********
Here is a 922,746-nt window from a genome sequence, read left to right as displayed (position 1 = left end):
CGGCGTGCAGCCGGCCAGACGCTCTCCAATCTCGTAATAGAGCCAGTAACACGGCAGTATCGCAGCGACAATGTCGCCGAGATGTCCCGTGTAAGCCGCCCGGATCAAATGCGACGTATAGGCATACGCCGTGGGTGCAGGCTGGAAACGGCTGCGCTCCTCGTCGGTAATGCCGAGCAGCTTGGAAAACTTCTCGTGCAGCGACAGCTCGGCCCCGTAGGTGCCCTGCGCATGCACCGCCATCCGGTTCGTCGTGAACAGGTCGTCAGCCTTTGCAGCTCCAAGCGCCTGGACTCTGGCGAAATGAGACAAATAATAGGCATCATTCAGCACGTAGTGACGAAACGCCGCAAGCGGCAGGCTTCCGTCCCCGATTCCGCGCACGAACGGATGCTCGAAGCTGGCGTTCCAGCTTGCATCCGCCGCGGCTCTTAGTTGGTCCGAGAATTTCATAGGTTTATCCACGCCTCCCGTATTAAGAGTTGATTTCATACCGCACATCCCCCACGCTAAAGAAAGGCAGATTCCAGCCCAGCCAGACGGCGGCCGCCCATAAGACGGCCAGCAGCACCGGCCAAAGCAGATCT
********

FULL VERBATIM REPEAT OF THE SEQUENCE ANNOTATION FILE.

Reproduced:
Here is a 922,746-nt window from a genome sequence, read left to right as displayed (position 1 = left end):
CGGCGTGCAGCCGGCCAGACGCTCTCCAATCTCGTAATAGAGCCAGTAACACGGCAGTATCGCAGCGACAATGTCGCCGAGATGTCCCGTGTAAGCCGCCCGGATCAAATGCGACGTATAGGCATACGCCGTGGGTGCAGGCTGGAAACGGCTGCGCTCCTCGTCGGTAATGCCGAGCAGCTTGGAAAACTTCTCGTGCAGCGACAGCTCGGCCCCGTAGGTGCCCTGCGCATGCACCGCCATCCGGTTCGTCGTGAACAGGTCGTCAGCCTTTGCAGCTCCAAGCGCCTGGACTCTGGCGAAATGAGACAAATAATAGGCATCATTCAGCACGTAGTGACGAAACGCCGCAAGCGGCAGGCTTCCGTCCCCGATTCCGCGCACGAACGGATGCTCGAAGCTGGCGTTCCAGCTTGCATCCGCCGCGGCTCTTAGTTGGTCCGAGAATTTCATAGGTTTATCCACGCCTCCCGTATTAAGAGTTGATTTCATACCGCACATCCCCCACGCTAAAGAAAGGCAGATTCCAGCCCAGCCAGACGGCGGCCGCCCATAAGACGGCCAGCAGCACCGGCCAAAGCAGATCT